STATS Spotlight

Croatian Peacekeeper Syndrome

by Howard Fienberg
January 2000

Did Canadian soldiers fall ill because of their peacekeeping duties in the former Yugoslavia? Has the military ducked its commensurate responsibility? Colonel Joe Sharpe thought so, summarizing his inquiry’s December report by saying, “We don’t take as good care of our soldiers as our airplanes.” The news media agreed, bandying headlines like “Fears About Toxic Dirt Ignored,” “Army Playing Blame Game,” and “Call In The Cops.”

The latest report from the inquiry reiterates his conclusions, blaming soldiers’ illnesses on the unmitigated stress of peacekeeping.

That a military review should come to a conclusion similar to the news media should have been comforting. But it was not. Bigger scandals remain unearthed. Scandal-happy news outlets took the public on a roller-coaster ride, fueled by rumours and unsubstantiated reports pointing to a conspiracy to remove medical notes and deprive soldiers of health benefits. Two scandals persist untouched in the public eye: a military incapable of protecting its image without avoiding public scrutiny and media outlets more keen to exploit soldiers for news copy than to provide them with truth and accuracy.

Media coverage has been erratic, so it should come as no surprise if the public in general – and soldiers in particular – are confused and angry. Sufferers have claimed everything from fatigue, diarhea and aching joints to Crohn’s Disease, epilepsy and cancer. Alleged causes of these illnesses have included bauxite, PCBs, radiation, contaminated water and deliberate poisoning with battery acid.

How many veterans are ill? Back in July, the Ottawa Citizen could verify only five. On Aug. 6, Master Cpl. Phil Tobocoe claimed he knew of 19 Calgary veterans ill, as well as 66 elsewhere. Retired officer Matt Stopford long claimed knowledge of at least 60 ill veterans. The National Post counted as many as 300 recently. In the end, it may take years to compile a reasonable number because most soldiers fear discharge from service if they log complaints of ill health.

How many are ill specifically because of factors involved in their peacekeeping service? That we may never discover.

Reliance on self-reporting from veterans poses the main problem. Veterans are certainly experts at determining how they feel. However, few have medical training. Laymen can mistakenly rush to judgment on the cause of their symptoms and illnesses.

Some veterans are ill, but the great number of different symptoms and diseases offers no suggestion of a common cause or all-encompassing syndrome. As the Inquiry reported, “The illnesses reported go far beyond what can be expected to result from environmental contamination.” Some of the symptoms described may be caused by stress, as the Board has essentially concluded, but stress is not the cornucopia of causation sought either. All these symptoms and diseases afflict ordinary people across Canada and there is no reason to assume that they were caused by some factor of military service.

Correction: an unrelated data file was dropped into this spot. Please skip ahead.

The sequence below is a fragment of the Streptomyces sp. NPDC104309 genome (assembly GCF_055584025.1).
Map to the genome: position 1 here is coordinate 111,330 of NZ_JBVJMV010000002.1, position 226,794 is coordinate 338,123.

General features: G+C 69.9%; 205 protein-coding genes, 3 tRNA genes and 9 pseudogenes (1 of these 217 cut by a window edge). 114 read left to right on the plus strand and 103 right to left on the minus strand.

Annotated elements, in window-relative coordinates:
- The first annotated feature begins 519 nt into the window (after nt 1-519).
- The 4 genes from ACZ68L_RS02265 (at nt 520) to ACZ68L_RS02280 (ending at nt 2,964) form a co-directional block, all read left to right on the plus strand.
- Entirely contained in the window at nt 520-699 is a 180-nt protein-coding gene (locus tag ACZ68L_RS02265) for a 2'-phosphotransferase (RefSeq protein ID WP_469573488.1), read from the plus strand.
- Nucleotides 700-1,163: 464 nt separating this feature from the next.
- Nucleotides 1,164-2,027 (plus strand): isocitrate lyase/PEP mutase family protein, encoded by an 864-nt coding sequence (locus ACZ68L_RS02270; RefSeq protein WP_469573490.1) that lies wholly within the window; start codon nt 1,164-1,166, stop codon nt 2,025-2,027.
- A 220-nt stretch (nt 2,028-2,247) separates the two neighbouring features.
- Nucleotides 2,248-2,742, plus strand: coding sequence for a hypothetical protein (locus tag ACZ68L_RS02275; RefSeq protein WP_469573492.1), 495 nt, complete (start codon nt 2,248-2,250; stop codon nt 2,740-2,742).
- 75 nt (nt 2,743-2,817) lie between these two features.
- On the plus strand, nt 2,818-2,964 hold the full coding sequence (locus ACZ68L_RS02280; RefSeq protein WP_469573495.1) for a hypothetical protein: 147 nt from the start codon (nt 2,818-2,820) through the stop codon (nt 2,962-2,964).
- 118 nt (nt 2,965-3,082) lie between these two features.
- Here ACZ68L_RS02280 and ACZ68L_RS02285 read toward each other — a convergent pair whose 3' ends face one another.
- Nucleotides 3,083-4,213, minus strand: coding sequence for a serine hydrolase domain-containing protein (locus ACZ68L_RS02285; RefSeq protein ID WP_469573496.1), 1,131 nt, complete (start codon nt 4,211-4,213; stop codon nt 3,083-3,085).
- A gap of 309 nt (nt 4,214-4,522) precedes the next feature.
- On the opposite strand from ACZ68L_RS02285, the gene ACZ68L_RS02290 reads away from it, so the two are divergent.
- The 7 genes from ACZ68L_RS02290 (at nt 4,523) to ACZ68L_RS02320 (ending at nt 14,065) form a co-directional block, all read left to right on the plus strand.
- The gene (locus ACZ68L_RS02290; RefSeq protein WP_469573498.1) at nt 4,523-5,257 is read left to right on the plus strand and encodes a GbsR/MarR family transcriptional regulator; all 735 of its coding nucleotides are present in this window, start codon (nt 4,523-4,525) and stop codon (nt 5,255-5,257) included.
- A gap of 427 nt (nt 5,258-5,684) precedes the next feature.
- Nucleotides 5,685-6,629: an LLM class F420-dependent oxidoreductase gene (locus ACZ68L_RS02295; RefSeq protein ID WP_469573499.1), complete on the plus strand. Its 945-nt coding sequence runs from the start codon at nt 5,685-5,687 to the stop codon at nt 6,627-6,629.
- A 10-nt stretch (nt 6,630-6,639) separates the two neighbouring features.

Modern fear of chemicals and minerals drives the insistence that these illnesses must be caused by some sort of environmental hazards. In reality, the two prime suspects are not so fearsome. Dr. Tee Guidotti, of the University of Alberta Occupational Health Program, dismisses bauxite as “benign” and “a bit of a nuisance.” As well, evidence of ill health in humans tied to minimal PCB exposure is hazy at best.

There is a distinct difference between a scientific inquiry and a political one. The quest to make science “prove” causation for which no evidence yet exists is misguided. In hunting the cause of Gulf War Syndrome, the U.S. alone has spent over $120 million dollars – much of that going to fringe projects of dubious scientific worth. At some point, officials must understand that it would be cheaper to simply provide full medical care for all Canadian soldiers. Canada has an obligation to provide quality medial treatment to its veterans, if for no other reason than that it is the only way to ensure that the military attracts the best and brightest soldiers available.

While the scandal of environmental exposure appears to have been wrong, the other aspects of the investigation could be on the right track. Since the Somalia affair, the culture of secrecy at the Department of National Defense (DND) has intensified dramatically. While this might be useful for media spin control from time to time, it is not conducive to relations with the public – particularly a public grown suspicious of the DND since the paper-shredding and inquiry-quashing of the Somalia affair. In the long term, the military will suffer at the recruiting stations and in the halls of power. Two large constituencies, normally at odds with one another, take advantage of such scandals: (1) those who believe the military is underfunded and soldiers are not respected, and (2) those who simply oppose the military as an entity and/or concept. DND will find it hard to manage both simultaneously.

Further erosion of scientific integrity in service of political pressure will carry a heavy cost. By abusing science in this fashion, the DND can produce only a temporary shield because sound science is inevitably required by all facets of government authority.

The news media also have much to learn in how they cover such topics. In the rush to spear the secretive military, accuracy and reason were left behind. Sporadic media flurries like we have seen over “Croatian Peacekeeper Syndrome” keep the military on its toes, but help no one. They might even provide more stress than a tour of duty in the Croatian badlands.


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